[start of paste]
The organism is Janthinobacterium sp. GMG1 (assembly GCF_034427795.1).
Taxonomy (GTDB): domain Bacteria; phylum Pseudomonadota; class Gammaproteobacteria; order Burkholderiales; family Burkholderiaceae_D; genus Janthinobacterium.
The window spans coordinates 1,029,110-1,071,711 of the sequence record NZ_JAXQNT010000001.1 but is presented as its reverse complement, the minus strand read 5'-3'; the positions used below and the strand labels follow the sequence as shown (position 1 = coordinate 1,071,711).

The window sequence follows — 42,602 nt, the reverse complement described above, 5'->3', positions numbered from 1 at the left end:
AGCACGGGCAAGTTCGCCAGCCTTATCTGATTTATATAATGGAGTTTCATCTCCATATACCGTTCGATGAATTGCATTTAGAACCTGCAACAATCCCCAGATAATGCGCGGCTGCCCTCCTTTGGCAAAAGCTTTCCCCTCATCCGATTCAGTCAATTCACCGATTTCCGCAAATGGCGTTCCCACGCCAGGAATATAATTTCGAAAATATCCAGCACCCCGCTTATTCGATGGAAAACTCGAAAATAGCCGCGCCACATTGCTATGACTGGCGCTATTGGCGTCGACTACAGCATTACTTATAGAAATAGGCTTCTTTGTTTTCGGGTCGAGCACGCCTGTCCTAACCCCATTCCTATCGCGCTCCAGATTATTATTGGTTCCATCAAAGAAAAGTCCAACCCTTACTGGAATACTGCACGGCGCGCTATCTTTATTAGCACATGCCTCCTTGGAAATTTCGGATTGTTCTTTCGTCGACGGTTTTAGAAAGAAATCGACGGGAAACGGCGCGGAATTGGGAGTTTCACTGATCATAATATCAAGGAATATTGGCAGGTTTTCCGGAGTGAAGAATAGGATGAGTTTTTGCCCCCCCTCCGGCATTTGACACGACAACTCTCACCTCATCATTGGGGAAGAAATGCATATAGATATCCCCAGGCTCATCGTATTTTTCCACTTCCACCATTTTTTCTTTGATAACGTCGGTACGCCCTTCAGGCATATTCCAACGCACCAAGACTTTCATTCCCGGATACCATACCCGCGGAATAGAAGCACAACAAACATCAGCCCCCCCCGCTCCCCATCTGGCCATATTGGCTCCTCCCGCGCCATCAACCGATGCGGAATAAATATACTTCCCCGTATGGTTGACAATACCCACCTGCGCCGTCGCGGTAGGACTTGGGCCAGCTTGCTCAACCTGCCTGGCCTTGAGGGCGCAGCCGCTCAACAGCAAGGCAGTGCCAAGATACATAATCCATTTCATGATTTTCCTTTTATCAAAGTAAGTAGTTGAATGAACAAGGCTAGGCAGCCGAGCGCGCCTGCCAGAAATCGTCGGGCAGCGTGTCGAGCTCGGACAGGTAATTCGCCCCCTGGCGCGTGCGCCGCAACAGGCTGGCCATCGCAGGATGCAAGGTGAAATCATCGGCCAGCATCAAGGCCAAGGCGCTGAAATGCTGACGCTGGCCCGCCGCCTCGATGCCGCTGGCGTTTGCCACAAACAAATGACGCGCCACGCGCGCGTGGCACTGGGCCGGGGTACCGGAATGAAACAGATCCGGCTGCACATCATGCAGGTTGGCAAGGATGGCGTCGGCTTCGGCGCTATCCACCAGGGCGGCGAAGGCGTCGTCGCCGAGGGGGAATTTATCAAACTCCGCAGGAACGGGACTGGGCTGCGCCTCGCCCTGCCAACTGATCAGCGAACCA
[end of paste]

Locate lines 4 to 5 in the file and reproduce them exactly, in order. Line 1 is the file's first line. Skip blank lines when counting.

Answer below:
The window sequence follows — 42,602 nt, the reverse complement described above, 5'->3', positions numbered from 1 at the left end:
AGCACGGGCAAGTTCGCCAGCCTTATCTGATTTATATAATGGAGTTTCATCTCCATATACCGTTCGATGAATTGCATTTAGAACCTGCAACAATCCCCAGATAATGCGCGGCTGCCCTCCTTTGGCAAAAGCTTTCCCCTCATCCGATTCAGTCAATTCACCGATTTCCGCAAATGGCGTTCCCACGCCAGGAATATAATTTCGAAAATATCCAGCACCCCGCTTATTCGATGGAAAACTCGAAAATAGCCGCGCCACATTGCTATGACTGGCGCTATTGGCGTCGACTACAGCATTACTTATAGAAATAGGCTTCTTTGTTTTCGGGTCGAGCACGCCTGTCCTAACCCCATTCCTATCGCGCTCCAGATTATTATTGGTTCCATCAAAGAAAAGTCCAACCCTTACTGGAATACTGCACGGCGCGCTATCTTTATTAGCACATGCCTCCTTGGAAATTTCGGATTGTTCTTTCGTCGACGGTTTTAGAAAGAAATCGACGGGAAACGGCGCGGAATTGGGAGTTTCACTGATCATAATATCAAGGAATATTGGCAGGTTTTCCGGAGTGAAGAATAGGATGAGTTTTTGCCCCCCCTCCGGCATTTGACACGACAACTCTCACCTCATCATTGGGGAAGAAATGCATATAGATATCCCCAGGCTCATCGTATTTTTCCACTTCCACCATTTTTTCTTTGATAACGTCGGTACGCCCTTCAGGCATATTCCAACGCACCAAGACTTTCATTCCCGGATACCATACCCGCGGAATAGAAGCACAACAAACATCAGCCCCCCCCGCTCCCCATCTGGCCATATTGGCTCCTCCCGCGCCATCAACCGATGCGGAATAAATATACTTCCCCGTATGGTTGACAATACCCACCTGCGCCGTCGCGGTAGGACTTGGGCCAGCTTGCTCAACCTGCCTGGCCTTGAGGGCGCAGCCGCTCAACAGCAAGGCAGTGCCAAGATACATAATCCATTTCATGATTTTCCTTTTATCAAAGTAAGTAGTTGAATGAACAAGGCTAGGCAGCCGAGCGCGCCTGCCAGAAATCGTCGGGCAGCGTGTCGAGCTCGGACAGGTAATTCGCCCCCTGGCGCGTGCGCCGCAACAGGCTGGCCATCGCAGGATGCAAGGTGAAATCATCGGCCAGCATCAAGGCCAAGGCGCTGAAATGCTGACGCTGGCCCGCCGCCTCGATGCCGCTGGCGTTTGCCACAAACAAATGACGCGCCACGCGCGCGTGGCACTGGGCCGGGGTACCGGAATGAAACAGATCCGGCTGCACATCATGCAGGTTGGCAAGGATGGCGTCGGCTTCGGCGCTATCCACCAGGGCGGCGAAGGCGTCGTCGCCGAGGGGGAATTTATCAAACTCCGCAGGAACGGGACTGGGCTGCGCCTCGCCCTGCCAACTGATCAGCGAACCA